Although it is apparent from streamers’ publicly available subscription counts that they are raking in cash, the leak threw into sharp relief the gap between top streamers’ finances and that of their viewers. Hasan Piker, a democratic socialist who shares news and commentary with his 1.5 million Twitch followers, trended on Twitter Wednesday after the leak exposed his Twitch revenue. The controversy followed another blow-up around Piker’s finances last month, when he purchased a $2.7 million Los Angeles mansion. Viewers accused him of hypocrisy for earning millions of dollars while also preaching wealth redistribution. Fans of Piker’s joked that “socialism is when Hasan makes no money.”
Piker has in the past said that he donates lots of money and doesn’t think his earnings contradict his political views. When controversies like this occur, he said on stream, his family receives threats. “If you’re mad at me, tax me more,” he said. “Tax people in your income bracket more. Vote for and agitate for politicians who tax people like me more.”
The breach also revealed the vast differences in earnings among Twitch streamers themselves and provided evidence debunking some popular narratives in the gaming world. Since Twitch’s inception, there has been a pernicious myth among some audiences that female streamers, and particularly attractive ones, were “taking” views from so-called “legitimate” gamers—which in the minds of these haters were almost uniformly men. Wednesday’s data breach confirmed what female streamers already knew: Their gender is not some handicap making streaming success easier. Only three of the top 100 streamers by Twitch payouts are women.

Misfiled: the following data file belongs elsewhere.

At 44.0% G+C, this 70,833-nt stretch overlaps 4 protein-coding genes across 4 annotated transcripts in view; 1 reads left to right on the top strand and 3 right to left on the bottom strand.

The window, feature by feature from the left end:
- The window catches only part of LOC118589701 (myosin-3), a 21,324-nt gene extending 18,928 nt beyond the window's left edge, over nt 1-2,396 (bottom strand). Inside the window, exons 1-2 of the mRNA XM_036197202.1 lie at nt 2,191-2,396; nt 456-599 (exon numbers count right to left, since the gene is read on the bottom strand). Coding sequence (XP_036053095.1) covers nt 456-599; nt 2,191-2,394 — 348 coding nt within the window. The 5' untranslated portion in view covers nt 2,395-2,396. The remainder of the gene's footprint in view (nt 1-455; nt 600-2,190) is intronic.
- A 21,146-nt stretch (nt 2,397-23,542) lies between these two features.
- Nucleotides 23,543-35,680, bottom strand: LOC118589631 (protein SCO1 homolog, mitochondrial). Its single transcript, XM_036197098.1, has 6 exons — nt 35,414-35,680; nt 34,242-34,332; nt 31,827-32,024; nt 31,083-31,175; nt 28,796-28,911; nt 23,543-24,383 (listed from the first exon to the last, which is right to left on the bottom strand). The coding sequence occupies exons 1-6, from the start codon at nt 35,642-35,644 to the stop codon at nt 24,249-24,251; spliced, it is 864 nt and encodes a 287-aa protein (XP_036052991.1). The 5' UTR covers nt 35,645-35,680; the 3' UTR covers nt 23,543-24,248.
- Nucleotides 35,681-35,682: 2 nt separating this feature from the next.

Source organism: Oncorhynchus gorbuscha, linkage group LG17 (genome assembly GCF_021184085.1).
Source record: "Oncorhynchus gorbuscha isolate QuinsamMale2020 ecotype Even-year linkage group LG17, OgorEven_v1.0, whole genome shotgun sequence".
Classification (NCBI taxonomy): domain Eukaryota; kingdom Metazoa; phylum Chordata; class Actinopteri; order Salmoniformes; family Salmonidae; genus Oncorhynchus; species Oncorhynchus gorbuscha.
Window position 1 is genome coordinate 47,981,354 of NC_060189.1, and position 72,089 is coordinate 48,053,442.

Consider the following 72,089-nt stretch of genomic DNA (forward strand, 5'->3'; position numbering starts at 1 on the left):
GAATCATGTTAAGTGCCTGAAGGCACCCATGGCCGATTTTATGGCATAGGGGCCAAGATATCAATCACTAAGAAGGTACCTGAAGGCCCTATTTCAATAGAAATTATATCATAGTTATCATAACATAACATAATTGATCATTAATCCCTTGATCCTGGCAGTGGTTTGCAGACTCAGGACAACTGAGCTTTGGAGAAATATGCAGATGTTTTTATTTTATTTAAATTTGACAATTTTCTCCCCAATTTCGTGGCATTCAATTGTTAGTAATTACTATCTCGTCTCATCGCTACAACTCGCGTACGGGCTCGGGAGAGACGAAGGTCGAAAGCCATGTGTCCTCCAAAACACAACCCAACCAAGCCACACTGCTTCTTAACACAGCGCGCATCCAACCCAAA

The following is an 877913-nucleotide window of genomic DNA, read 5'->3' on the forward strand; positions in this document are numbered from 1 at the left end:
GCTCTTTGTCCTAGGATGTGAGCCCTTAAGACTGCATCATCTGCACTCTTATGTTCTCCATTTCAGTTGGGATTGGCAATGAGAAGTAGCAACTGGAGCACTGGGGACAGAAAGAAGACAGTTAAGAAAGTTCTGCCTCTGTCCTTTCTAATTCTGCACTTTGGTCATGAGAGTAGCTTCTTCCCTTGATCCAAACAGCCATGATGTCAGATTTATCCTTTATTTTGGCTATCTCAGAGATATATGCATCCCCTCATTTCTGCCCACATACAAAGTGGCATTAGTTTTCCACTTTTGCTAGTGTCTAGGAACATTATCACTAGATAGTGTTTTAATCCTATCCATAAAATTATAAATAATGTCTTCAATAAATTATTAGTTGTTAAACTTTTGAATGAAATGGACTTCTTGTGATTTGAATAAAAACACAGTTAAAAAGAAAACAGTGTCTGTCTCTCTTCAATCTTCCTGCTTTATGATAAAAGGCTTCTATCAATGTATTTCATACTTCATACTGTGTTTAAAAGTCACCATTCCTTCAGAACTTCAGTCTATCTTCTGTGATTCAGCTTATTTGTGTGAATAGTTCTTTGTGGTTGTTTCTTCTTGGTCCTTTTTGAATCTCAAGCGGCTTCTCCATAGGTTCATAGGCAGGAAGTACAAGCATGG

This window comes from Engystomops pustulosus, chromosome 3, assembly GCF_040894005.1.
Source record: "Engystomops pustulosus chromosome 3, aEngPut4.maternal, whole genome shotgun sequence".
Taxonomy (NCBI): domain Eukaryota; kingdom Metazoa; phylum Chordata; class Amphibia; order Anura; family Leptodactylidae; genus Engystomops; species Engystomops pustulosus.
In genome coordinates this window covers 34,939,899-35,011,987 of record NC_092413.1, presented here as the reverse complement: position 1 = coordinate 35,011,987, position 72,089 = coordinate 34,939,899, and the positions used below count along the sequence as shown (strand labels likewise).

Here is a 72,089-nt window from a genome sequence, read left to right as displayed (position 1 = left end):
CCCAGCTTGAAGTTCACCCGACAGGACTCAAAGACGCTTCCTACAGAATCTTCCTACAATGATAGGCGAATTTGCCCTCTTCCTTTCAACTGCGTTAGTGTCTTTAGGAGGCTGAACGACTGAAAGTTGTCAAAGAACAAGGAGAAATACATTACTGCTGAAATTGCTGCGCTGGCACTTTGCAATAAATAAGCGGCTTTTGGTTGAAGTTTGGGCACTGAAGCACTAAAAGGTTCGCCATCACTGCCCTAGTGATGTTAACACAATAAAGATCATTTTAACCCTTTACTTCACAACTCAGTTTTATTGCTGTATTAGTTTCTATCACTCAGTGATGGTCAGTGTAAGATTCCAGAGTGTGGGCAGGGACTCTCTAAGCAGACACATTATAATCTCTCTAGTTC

In fact, only the tiniest fraction of streamers makes any money of note through the platform. “We are looking at the top 0.001 percent of Twitch streamers here,” says Upfluence’s Curry. “It means that the large majority (the bottom 99 percent) of Twitch streamers are not making enough money to make a salary.”
Streamers made light of the leak because content is their job and, boy, was this content. In his stream Wednesday, Ahgren presented a game for his fans titled “Bigger number, better person.” In a best-of-five match, he and his viewers competed to guess which of two streamers made more money. If his chat lost, he said, they’d have to subscribe to a Twitch streamer. They could subscribe to him, if they wanted, but probably not that day; it was a bad look, he said. Maybe tomorrow.